irst glance, the 1,500-page manifesto of Anders Behring Breivik, the man accused of the terrorist attacks in Oslo, appears to be a fairly standard ideological treatise of the far right. The document, which Mr Breivik posted online on July 22 just hours before the attacks and which he titled 2083 A European Declaration of Independence, evokes several of the movements central themes and cites numerous right-wing ideologues.
On closer inspection, however, Mr Breiviks worldview does not fit squarely into any of the established categories of right-wing ideology, like white supremacism, ultranationalism or Christian fundamentalism. Rather, it reveals a new doctrine of civilisational war that represents the closest thing yet to a Christian version of Al-Qaeda.
For example, although Mr Breivik says he fears the extinction of the Nordic genotypes, racial hygiene is not high on his agenda. He wants to expel, not kill, Muslims in Europe, and he does not mind Jews and non-Muslim Asians. Similarly, while Mr Breivik says he is extremely proud of his Odinistic/Norse heritage, he is not a Norwegian nationalist his declaration of independence applies to all of Europe. And while he is Christian, he admits that Im not going to pretend Im a very religious person.
In his view, Muslims are colonising Europe, helped by high birth rates and a doctrine of multiculturalism advocated by the European elite.
Islam, for him, represents an existential threat to European civilisation, a threat that must be countered at all costs. The best way to do so, he argues, is to wage war against cultural Marxists his label for the European political and intellectual elite because they are the traitors who allow the colonisation to take place.
Much, though not all, of Mr Breiviks manifesto is inspired by a relatively new right-wing intellectual current often referred to as counter-jihad. The movements roots go back to the 1980s, but it gained substantial momentum only after 9/11. Its main home is the Internet, where blogs like Jihad Watch, Atlas Shrugs and Gates of Vienna publish essays by writers like Robert Spencer, Pamela Geller, Bat Yeor and Fjordman, the pseudonym for a Norwegian blogger. Mr Breiviks manifesto is replete with citations of counter-jihad writers, strongly suggesting that he was inspired by them.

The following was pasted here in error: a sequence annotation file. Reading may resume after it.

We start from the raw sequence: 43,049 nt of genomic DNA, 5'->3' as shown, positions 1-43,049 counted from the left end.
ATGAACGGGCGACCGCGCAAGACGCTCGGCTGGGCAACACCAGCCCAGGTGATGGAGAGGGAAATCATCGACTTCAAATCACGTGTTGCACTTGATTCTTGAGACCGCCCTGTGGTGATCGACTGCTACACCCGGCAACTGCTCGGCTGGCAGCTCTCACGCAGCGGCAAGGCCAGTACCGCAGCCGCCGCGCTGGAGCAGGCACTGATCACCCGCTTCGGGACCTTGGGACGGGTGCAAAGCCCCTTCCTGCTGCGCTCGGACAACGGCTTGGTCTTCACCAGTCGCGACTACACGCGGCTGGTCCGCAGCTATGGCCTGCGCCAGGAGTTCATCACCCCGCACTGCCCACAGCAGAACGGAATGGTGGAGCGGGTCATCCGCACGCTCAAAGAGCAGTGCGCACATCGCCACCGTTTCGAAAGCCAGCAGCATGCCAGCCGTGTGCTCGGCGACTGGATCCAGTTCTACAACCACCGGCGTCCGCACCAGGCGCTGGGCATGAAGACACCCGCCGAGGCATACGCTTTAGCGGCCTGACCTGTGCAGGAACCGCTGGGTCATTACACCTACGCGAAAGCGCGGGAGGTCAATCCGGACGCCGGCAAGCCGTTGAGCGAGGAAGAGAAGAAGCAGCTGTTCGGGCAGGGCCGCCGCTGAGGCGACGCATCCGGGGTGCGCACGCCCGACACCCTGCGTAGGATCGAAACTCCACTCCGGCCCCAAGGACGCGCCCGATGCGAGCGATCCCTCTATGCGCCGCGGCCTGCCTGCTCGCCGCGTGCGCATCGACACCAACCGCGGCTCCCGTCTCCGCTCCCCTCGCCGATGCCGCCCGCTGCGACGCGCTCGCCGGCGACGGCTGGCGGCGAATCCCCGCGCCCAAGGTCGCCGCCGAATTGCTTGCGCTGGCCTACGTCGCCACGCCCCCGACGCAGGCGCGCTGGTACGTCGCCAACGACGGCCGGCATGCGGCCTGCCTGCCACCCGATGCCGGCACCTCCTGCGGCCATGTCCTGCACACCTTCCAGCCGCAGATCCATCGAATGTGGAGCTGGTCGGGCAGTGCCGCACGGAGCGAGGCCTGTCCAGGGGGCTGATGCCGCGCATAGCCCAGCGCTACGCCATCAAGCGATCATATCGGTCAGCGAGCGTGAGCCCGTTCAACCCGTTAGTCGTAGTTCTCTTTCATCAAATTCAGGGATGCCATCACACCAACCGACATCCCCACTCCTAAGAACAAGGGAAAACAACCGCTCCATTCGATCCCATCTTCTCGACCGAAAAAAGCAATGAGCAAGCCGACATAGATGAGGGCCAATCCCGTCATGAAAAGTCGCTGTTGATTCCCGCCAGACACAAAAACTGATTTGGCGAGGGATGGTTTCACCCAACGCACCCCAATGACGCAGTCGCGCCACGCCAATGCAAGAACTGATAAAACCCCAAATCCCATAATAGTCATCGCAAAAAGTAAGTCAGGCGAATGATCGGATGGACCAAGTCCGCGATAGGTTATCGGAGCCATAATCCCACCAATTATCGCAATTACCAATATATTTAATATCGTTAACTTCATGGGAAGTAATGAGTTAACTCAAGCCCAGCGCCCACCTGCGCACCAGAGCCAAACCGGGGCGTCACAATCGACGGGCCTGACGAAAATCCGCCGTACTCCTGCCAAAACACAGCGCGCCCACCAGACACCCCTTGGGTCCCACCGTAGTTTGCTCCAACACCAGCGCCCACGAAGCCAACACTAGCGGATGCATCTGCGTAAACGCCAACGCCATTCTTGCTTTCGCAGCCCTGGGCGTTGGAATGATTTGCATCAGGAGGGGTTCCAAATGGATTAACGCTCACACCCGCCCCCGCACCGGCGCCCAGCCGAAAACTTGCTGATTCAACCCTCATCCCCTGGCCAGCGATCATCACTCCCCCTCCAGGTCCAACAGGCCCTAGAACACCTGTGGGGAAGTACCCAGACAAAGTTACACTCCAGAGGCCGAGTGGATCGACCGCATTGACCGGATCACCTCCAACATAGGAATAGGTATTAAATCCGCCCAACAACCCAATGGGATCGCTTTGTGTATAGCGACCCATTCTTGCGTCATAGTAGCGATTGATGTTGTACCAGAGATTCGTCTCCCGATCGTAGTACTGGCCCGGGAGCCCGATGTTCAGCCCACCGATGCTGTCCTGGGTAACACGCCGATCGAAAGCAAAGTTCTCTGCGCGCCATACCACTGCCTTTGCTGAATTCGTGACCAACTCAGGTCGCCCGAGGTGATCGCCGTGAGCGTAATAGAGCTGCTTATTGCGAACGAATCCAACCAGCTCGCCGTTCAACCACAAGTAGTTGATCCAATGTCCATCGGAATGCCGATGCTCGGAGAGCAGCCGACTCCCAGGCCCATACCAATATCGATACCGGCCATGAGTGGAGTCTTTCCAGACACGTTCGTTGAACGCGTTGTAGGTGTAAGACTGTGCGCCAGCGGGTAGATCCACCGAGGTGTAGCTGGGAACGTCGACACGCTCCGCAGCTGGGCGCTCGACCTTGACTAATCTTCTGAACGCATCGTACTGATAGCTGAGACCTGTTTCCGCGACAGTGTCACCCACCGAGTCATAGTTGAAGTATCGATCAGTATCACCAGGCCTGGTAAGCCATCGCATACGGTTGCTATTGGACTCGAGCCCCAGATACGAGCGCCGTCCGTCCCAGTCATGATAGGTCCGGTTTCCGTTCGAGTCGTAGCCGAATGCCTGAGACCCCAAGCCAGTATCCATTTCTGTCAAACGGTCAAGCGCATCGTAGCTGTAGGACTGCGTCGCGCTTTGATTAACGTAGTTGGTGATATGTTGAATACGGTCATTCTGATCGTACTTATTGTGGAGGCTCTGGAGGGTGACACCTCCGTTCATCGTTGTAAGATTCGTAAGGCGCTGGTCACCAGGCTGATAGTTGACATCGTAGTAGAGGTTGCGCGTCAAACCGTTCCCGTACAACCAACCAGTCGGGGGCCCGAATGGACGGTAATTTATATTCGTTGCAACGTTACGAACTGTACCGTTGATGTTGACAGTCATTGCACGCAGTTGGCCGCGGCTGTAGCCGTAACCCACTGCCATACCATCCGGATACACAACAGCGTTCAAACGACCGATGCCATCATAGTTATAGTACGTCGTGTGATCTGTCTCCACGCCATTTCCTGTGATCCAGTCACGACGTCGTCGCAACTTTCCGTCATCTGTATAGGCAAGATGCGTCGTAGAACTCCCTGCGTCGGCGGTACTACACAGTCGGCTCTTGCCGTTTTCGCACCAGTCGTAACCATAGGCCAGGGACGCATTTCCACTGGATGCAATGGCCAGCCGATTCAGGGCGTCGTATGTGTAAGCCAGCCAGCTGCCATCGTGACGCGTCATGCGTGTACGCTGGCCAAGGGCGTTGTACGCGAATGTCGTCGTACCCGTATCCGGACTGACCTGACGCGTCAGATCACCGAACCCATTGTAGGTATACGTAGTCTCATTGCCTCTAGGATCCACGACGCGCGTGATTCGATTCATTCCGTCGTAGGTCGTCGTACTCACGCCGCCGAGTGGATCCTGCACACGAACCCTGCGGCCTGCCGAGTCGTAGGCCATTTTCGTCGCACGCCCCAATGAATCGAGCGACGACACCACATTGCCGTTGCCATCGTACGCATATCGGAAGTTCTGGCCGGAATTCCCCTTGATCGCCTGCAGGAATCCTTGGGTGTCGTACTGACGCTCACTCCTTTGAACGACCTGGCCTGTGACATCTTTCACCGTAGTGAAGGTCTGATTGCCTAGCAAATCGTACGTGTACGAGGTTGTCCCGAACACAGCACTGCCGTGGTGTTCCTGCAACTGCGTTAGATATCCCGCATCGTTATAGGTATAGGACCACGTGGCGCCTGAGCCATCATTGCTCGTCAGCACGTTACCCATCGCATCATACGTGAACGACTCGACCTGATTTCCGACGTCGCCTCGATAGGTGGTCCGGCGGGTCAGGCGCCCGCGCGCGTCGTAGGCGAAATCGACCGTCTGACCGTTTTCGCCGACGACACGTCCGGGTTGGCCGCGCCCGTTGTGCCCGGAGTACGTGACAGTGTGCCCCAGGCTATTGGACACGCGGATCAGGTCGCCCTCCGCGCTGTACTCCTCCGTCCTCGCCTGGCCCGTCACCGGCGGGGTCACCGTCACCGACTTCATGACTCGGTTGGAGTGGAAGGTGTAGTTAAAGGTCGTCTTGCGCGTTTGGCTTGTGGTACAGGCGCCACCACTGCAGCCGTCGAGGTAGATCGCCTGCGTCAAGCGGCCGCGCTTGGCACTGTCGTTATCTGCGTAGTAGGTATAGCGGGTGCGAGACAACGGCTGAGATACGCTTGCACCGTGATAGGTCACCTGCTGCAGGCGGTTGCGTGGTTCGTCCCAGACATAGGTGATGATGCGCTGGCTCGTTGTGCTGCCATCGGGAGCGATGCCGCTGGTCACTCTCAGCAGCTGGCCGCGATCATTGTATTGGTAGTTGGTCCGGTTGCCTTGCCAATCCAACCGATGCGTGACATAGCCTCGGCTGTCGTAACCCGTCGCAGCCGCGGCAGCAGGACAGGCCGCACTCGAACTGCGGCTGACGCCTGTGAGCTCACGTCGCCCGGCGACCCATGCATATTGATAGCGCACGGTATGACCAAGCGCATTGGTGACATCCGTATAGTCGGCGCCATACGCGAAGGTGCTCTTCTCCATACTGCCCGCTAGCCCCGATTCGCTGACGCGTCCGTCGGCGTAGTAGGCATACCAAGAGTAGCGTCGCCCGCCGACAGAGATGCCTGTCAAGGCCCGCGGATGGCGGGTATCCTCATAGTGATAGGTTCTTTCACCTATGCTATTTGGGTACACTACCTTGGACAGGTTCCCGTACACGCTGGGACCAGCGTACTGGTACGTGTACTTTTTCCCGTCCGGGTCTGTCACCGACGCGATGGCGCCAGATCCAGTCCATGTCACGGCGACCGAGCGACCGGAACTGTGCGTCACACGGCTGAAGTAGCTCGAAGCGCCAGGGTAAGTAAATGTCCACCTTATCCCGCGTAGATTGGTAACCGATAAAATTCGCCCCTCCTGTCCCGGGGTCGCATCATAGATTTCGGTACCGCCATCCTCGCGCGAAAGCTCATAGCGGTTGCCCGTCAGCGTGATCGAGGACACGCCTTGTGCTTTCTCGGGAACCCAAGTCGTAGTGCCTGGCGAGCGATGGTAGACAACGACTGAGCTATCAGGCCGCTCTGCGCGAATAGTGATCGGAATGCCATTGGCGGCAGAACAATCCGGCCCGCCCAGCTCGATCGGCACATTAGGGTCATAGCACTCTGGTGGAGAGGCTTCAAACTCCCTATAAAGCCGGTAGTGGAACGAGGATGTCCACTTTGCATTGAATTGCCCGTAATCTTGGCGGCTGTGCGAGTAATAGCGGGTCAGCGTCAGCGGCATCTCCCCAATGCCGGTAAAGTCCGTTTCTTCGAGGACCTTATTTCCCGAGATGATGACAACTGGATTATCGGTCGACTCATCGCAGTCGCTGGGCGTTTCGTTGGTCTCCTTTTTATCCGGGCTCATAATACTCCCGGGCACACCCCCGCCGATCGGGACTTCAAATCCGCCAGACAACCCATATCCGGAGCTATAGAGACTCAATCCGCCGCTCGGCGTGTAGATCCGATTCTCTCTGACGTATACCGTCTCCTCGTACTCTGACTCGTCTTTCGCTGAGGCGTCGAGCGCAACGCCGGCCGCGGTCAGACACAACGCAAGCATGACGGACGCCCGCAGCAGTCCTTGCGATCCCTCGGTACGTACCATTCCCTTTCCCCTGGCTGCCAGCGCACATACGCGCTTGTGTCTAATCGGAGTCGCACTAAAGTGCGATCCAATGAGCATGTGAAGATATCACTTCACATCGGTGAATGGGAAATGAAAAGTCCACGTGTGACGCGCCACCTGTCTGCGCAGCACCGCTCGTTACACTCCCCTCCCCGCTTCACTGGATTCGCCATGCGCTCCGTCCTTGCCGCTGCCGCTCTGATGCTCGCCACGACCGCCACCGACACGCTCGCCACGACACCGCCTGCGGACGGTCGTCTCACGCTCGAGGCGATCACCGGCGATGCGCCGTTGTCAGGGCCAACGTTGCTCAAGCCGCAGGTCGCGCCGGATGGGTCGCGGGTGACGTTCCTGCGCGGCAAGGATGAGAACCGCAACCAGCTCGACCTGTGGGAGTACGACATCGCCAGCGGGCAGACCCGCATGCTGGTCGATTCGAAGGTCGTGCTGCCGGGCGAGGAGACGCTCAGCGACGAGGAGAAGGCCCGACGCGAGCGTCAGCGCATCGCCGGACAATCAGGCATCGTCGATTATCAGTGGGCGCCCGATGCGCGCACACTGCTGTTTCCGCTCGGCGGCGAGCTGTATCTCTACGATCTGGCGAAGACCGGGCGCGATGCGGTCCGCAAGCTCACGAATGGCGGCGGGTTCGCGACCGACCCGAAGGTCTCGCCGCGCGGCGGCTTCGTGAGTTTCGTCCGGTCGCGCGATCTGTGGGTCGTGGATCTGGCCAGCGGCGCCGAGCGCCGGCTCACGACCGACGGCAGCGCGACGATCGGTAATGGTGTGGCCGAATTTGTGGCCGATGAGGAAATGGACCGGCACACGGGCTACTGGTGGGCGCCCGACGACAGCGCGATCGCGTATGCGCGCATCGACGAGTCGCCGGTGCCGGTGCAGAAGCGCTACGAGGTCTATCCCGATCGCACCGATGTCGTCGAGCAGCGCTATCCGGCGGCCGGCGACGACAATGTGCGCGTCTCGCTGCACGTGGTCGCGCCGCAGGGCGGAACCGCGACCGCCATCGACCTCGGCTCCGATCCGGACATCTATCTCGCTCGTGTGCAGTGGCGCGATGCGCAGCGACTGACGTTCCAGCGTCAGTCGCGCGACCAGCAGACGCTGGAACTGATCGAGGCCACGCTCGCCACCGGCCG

Of course, by advocating the mass murder of European politicians, Mr Breivik goes much further than any counter-jihad ideologue has ever done, and his manifesto contains ideas and information that have no precedent in the counter-jihad literature. For example, he provides extensive advice on how to build bombs and plan terrorist attacks. The leading counter-jihad writers have virtually never advocated violence, and several of them have condemned Mr Breiviks actions.
He also claims to be a member of a knightly order called the European Military Order and Criminal Tribunal, which he describes as a reincarnation of the Knights Templar and which he says he founded in London in 2002 with activists from eight countries across Europe.
Indeed, the more belligerent part of Mr Breiviks ideology has less in common with counter-jihad than with its archenemy, Al-Qaeda. Both Mr Breivik and Al-Qaeda see themselves as engaged in a civilisational war between Islam and the West that extends back to the Crusades. Both fight on behalf of transnational entities: the ummah or community of all Muslims in the case of Al Qaeda, and Europe in the case of Mr Breivik. Both frame their struggle as defensive wars of survival. Both hate their respective governments for collaborating with the outside enemy. Both use the language of martyrdom (Mr Breivik calls his attack a martyrdom operation). Both call themselves knights, and espouse medieval ideals of chivalry. Both lament the erosion of patriarchy and the emancipation of women.
Of course, these similarities should not be taken to mean that Mr Breivik is inspired by or emulates Al-Qaeda. Rather, they suggest that Mr Breivik and Al-Qaeda are manifestations of the same generic ideological phenomenon: macro-nationalism, a variant of nationalism applied to clusters of nation-states held together by a notion of shared identity, like the West or the ummah.
Extreme macro-nationalists view their people as under attack and fight in their defence.
If a violent anti-Muslim movement does emerge in the West, we can expect it to be divided on the question of who its targets should be, just as jihadis have been. Some will prefer to punish the European elite for their treason, as Mr Breivik did. Others will attack Muslims directly, as did the sniper who killed and injured several immigrants in Malmo, Sweden, last year. Countering extreme macro-nationalists like Al-Qaeda and Anders Breivik is difficult because the causes they espouse often enjoy a certain popular support, even if their prescription mass murder is almost universally rejected. Just as Al-Qaeda exploited widespread Muslim opposition to American policies in the Middle East, so does Mr Breivik tap into a relatively large reservoir of anti-Muslim sentiment in Europe.
We can only hope that Mr Breiviks actions will be seen as so horrific that they undermine his cause. One Qaeda is more than enough.
Thomas Hegghammer is a senior research fellow at the Norwegian Defense Research Establishment in Oslo and the co-author of Al-Qaeda in Its Own Words
International Herald Tribune